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Palliative Care vs. End-of-Life Care: What’s the Difference?

Palliative Care vs. End-of-Life Care: What’s the Difference?

Palliative care and end-of-life care have a lot in common, because both types of care are for people living with serious illness and both aim to improve quality of life.

However, the main difference of palliative care vs end of life care is that end-of-life care is for people diagnosed with a terminal illness who have six months or less to live, whereas palliative care is for people at any stage of serious illness, even as early as the day of diagnosis, and are therefore still pursuing curative treatment.

Is Palliative and End-of-Life Care the Same?

Palliative care and end-of-life care are similar because they both relieve pain, increase comfort, and improve quality of life.

Both are sensitive to what matters most to you – including your personal, cultural and religious values, beliefs, practices and preferences. And both are delivered by a team of professionals who can work alongside your regular doctors to provide an added layer of support and expertise. But there are a number of key differences.

What are the Differences Between Palliative Care and End-of-Life Care?

The differences between palliative care and end-of-life care include:

  • Palliative care is provided to seriously ill patients coping with pain, distressing symptoms, stress or other serious side effects of their illness or treatments meant to cure it. End-of-life care is provided to seriously ill patients who have a prognosis of six months or less, in their doctor’s best judgment, if the disease follows its normal course.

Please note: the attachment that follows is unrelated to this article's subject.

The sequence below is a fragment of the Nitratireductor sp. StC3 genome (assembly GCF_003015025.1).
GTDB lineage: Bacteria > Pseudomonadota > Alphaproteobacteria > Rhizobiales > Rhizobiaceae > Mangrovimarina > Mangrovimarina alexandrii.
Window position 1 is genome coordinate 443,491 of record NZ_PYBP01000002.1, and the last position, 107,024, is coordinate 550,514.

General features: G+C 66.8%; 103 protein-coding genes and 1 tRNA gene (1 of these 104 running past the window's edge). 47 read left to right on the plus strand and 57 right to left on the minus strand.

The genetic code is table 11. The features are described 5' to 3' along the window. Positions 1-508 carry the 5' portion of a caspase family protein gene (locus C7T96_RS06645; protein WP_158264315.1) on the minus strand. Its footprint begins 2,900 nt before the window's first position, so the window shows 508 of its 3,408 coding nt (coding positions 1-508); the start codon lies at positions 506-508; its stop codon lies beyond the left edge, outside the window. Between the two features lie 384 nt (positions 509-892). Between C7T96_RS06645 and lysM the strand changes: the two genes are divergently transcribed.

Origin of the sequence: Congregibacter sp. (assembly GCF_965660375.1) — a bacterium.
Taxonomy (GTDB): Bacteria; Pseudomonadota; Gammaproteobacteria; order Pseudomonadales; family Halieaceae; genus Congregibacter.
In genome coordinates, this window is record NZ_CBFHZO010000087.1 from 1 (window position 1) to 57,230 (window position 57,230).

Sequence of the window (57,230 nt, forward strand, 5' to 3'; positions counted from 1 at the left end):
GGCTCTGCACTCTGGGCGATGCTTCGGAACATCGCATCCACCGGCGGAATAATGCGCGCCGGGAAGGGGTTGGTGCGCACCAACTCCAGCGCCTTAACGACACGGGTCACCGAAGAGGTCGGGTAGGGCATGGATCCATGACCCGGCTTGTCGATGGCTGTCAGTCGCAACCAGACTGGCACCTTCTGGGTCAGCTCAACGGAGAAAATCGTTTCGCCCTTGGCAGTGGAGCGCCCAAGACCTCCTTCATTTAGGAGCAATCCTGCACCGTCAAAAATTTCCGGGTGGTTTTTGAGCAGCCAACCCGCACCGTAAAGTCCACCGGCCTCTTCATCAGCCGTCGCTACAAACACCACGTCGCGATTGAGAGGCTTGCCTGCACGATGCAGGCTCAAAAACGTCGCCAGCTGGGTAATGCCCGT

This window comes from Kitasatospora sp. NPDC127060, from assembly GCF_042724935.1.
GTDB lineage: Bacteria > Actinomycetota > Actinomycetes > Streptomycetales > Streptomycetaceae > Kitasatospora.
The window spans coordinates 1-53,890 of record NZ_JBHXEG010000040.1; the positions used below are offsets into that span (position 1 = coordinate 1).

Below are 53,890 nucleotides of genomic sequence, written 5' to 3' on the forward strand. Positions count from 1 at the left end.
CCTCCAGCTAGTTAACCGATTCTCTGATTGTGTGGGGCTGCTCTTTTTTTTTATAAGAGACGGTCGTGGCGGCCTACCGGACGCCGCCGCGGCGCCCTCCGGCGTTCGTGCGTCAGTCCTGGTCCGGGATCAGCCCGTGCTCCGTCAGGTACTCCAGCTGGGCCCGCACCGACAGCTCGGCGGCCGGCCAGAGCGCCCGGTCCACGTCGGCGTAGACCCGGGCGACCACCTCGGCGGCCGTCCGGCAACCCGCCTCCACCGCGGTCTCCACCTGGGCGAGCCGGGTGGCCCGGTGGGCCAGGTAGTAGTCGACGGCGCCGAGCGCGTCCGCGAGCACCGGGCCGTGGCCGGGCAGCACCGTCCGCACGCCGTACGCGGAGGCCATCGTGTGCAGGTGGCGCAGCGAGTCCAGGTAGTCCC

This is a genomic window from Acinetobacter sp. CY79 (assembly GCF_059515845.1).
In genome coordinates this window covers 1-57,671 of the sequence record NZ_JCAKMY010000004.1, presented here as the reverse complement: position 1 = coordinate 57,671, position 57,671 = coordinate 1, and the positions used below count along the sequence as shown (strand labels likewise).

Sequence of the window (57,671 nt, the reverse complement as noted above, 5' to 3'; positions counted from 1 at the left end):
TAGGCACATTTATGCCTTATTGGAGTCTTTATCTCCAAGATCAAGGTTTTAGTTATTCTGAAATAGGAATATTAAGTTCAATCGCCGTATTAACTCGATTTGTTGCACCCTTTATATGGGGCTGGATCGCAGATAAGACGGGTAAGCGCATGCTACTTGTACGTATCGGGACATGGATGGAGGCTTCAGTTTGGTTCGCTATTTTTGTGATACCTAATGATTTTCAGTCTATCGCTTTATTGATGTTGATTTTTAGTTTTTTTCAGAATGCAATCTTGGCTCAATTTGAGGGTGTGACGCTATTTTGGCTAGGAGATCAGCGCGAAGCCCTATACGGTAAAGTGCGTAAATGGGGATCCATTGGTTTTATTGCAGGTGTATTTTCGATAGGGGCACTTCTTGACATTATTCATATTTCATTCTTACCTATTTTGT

• Palliative care is for anyone living with a serious illness at any stage, while end-of-life care is for the last few weeks or months of life. Meaning palliative care is intended to help patients live more comfortably with their ongoing condition.
  • Palliative care is for anyone seeking curative treatments, while end-of-life care is for someone who has decided to forgo curative treatments and seek comfort care in the last few months, weeks, or days of their life.
  • Palliative care is provided during a consultation in an office setting or a visit in the hospital, while end-of-life care is provided in your home, nursing home or assisted living, or inpatient hospice facility.
  • Palliative care is provided by a palliative-trained, board-certified physician or nurse practitioner. Hospice care is provided by a board-certified physician, nurse practitioner, nurse, social worker, spiritual support counselor, certified home health aide, and volunteer.

Get More Information on Palliative Care

Click here  for more information about palliative care in Southern NJ or call us at (800) 229-8183.